The Java™ Tutorials
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Customizing Formats
Trail: Internationalization
Lesson: Formatting
Section: Dates and Times

Customizing Formats

Version note: This Date and Time section uses the date and time APIs in the java.util package. The java.time APIs, available in the JDK 8 release, provides a comprehensive date and time model that offers significant improvements over the java.util classes. The java.time APIs are described in the Date Time trail. The Legacy Date-Time Code page might be of particular interest.

The previous section, Using Predefined Formats, described the formatting styles provided by the DateFormat class. In most cases these predefined formats are adequate. However, if you want to create your own customized formats, you can use the SimpleDateFormat class.

The code examples that follow demonstrate the methods of the SimpleDateFormat class. You can find the full source code for the examples in the file named SimpleDateFormatDemo.

About Patterns

When you create a SimpleDateFormat object, you specify a pattern String. The contents of the pattern String determine the format of the date and time. For a full description of the pattern's syntax, see the tables in Date Format Pattern Syntax.

The following code formats a date and time according to the pattern String passed to the SimpleDateFormat constructor. The String returned by the format method contains the formatted date and time that are to be displayed.

Date today;
String output;
SimpleDateFormat formatter;

formatter = new SimpleDateFormat(pattern, currentLocale);
today = new Date();
output = formatter.format(today);
System.out.println(pattern + " " + output);

The following table shows the output generated by the previous code example when the U.S. Locale is specified:

Customized Date and Time Formats
Pattern Output
dd.MM.yy 30.06.09
yyyy.MM.dd G 'at' hh:mm:ss z 2009.06.30 AD at 08:29:36 PDT
EEE, MMM d, ''yy Tue, Jun 30, '09
h:mm a 8:29 PM
H:mm 8:29
H:mm:ss:SSS 8:28:36:249
K:mm a,z 8:29 AM,PDT
yyyy.MMMMM.dd GGG hh:mm aaa 2009.June.30 AD 08:29 AM

Patterns and Locale

The SimpleDateFormat class is locale-sensitive. If you instantiate SimpleDateFormat without a Locale parameter, it will format the date and time according to the default Locale. Both the pattern and the Locale determine the format. For the same pattern, SimpleDateFormat may format a date and time differently if the Locale varies.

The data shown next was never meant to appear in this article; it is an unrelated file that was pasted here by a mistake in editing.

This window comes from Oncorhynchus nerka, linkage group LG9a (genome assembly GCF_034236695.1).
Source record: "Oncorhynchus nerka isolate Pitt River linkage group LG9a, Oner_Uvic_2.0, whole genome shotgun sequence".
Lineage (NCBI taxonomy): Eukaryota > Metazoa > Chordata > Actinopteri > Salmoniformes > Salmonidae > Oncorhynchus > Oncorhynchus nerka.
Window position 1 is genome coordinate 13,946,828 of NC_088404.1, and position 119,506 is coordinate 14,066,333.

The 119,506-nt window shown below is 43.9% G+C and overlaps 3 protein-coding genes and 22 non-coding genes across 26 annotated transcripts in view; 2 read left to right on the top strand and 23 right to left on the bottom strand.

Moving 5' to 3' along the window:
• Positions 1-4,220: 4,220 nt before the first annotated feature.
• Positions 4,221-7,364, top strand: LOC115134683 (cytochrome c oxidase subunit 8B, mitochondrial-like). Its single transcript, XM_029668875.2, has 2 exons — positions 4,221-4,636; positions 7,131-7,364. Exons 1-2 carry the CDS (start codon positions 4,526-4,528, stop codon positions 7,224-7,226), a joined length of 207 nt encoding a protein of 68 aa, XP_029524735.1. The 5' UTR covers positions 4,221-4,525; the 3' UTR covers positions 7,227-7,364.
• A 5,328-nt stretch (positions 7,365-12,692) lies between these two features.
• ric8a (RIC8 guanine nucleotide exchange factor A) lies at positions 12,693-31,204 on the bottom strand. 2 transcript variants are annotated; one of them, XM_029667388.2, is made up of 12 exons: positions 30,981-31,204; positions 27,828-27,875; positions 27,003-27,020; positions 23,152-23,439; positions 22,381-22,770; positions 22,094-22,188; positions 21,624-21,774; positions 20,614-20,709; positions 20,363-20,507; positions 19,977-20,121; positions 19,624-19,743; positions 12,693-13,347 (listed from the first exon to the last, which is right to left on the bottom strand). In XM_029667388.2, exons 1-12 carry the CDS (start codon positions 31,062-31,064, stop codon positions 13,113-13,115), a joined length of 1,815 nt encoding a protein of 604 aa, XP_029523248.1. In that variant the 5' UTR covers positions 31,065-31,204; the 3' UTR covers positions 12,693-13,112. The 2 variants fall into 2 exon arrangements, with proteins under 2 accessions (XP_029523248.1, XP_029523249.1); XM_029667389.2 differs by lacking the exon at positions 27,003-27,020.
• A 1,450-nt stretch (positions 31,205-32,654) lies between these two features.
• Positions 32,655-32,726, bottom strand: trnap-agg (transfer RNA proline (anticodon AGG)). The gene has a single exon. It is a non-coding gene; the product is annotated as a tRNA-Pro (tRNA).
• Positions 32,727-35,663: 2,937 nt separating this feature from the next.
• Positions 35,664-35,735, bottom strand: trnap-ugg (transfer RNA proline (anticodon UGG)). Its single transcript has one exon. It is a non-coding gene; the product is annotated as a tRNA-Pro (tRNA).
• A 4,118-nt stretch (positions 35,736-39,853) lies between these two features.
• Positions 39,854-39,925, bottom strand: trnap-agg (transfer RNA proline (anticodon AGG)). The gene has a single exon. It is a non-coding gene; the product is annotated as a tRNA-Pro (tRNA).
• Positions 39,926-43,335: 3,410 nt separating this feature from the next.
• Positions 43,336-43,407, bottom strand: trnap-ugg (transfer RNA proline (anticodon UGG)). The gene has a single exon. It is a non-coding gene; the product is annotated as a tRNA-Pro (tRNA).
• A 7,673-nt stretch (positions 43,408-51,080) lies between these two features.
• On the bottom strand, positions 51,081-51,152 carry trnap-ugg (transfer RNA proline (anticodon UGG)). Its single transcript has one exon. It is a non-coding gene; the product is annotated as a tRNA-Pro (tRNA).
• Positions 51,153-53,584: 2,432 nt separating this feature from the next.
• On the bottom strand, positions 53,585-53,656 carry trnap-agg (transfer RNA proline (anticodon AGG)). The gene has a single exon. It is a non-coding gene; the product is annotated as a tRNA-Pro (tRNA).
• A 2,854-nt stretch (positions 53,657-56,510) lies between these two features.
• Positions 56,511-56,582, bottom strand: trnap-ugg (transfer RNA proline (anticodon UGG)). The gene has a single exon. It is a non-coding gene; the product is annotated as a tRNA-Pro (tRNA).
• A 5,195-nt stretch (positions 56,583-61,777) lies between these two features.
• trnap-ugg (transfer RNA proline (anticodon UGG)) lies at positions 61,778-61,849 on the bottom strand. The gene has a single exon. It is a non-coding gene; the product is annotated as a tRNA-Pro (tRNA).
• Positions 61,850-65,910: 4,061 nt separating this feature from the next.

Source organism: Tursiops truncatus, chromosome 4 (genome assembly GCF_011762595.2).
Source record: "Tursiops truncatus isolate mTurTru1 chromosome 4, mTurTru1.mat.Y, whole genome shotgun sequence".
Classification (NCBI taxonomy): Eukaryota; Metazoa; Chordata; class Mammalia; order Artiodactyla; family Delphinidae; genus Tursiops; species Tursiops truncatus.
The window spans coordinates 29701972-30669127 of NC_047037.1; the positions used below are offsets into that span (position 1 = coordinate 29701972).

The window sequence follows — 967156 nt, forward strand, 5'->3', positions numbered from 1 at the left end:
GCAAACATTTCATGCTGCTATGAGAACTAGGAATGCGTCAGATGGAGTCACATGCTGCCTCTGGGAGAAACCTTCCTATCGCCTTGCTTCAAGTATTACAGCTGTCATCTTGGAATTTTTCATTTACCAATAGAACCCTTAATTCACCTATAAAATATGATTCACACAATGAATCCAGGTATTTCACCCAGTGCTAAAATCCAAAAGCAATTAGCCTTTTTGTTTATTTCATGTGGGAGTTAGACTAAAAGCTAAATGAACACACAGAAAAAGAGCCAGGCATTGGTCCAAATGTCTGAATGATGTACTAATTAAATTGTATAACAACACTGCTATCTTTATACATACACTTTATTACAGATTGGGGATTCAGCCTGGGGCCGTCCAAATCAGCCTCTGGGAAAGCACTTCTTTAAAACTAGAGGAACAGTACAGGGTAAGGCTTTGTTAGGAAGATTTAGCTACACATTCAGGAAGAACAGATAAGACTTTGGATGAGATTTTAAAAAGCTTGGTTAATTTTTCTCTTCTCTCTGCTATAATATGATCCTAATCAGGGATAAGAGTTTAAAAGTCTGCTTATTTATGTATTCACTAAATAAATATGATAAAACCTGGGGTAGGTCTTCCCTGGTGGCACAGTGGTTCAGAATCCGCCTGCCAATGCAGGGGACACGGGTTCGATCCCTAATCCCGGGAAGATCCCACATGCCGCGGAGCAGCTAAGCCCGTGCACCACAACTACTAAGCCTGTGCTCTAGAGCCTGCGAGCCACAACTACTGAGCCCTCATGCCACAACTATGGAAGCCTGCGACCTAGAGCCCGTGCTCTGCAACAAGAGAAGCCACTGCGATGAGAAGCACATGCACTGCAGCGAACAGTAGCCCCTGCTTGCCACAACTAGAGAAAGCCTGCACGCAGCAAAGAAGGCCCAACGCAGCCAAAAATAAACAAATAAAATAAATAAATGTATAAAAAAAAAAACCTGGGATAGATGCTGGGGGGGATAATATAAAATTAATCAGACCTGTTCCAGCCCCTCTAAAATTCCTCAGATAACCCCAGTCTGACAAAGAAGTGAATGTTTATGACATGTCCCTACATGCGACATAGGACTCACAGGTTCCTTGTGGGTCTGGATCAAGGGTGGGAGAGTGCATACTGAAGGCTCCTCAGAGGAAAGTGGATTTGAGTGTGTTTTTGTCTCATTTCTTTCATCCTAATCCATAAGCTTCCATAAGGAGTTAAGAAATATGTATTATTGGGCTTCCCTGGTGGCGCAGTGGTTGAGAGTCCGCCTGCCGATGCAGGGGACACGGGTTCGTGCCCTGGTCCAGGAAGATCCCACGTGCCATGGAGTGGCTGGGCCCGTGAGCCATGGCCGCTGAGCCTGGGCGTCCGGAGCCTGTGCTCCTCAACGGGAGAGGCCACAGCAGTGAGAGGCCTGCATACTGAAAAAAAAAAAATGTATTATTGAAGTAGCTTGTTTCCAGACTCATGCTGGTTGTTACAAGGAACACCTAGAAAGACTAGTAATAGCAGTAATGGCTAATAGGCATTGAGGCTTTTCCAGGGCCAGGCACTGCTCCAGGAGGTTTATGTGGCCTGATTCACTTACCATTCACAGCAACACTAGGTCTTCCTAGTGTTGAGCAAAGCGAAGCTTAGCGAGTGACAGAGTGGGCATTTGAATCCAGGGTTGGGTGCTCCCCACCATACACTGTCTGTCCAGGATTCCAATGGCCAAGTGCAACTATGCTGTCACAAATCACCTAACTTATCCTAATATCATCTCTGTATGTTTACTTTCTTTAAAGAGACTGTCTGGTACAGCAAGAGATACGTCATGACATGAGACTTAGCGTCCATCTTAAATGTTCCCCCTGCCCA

In the example code that follows, the pattern is hardcoded in the statement that creates the SimpleDateFormat object:

Date today;
String result;
SimpleDateFormat formatter;

formatter = new SimpleDateFormat("EEE d MMM yy", currentLocale);
today = new Date();
result = formatter.format(today);
System.out.println("Locale: " + currentLocale.toString());
System.out.println("Result: " + result);

When the currentLocale is set to different values, the preceding code example generates this output:

Locale: fr_FR
Result: mar. 30 juin 09
Locale: de_DE
Result: Di 30 Jun 09
Locale: en_US
Result: Tue 30 Jun 09

Date Format Pattern Syntax

You can design your own format patterns for dates and times from the list of symbols in the following table:

Symbol Meaning Presentation Example
G era designator Text AD
y year Number 2009
M month in year Text & Number July & 07
d day in month Number 10
h hour in am/pm (1-12) Number 12
H hour in day (0-23) Number 0
m minute in hour Number 30
s second in minute Number 55
S millisecond Number 978
E day in week Text Tuesday
D day in year Number 189
F day of week in month Number 2 (2nd Wed in July)
w week in year Number 27
W week in month Number 2
a am/pm marker Text PM
k hour in day (1-24) Number 24
K hour in am/pm (0-11) Number 0
z time zone Text Pacific Standard Time
' escape for text Delimiter (none)
' single quote Literal '

Characters that are not letters are treated as quoted text. That is, they will appear in the formatted text even if they are not enclosed within single quotes.

The number of symbol letters you specify also determines the format. For example, if the "zz" pattern results in "PDT," then the "zzzz" pattern generates "Pacific Daylight Time." The following table summarizes these rules:

Presentation Number of Symbols Result
Text 1 - 3 abbreviated form, if one exists
Text >= 4 full form
Number minimum number of digits is required shorter numbers are padded with zeros (for a year, if the count of 'y' is 2, then the year is truncated to 2 digits)
Text & Number 1 - 2 number form
Text & Number 3 text form

Previous page: Using Predefined Formats
Next page: Changing Date Format Symbols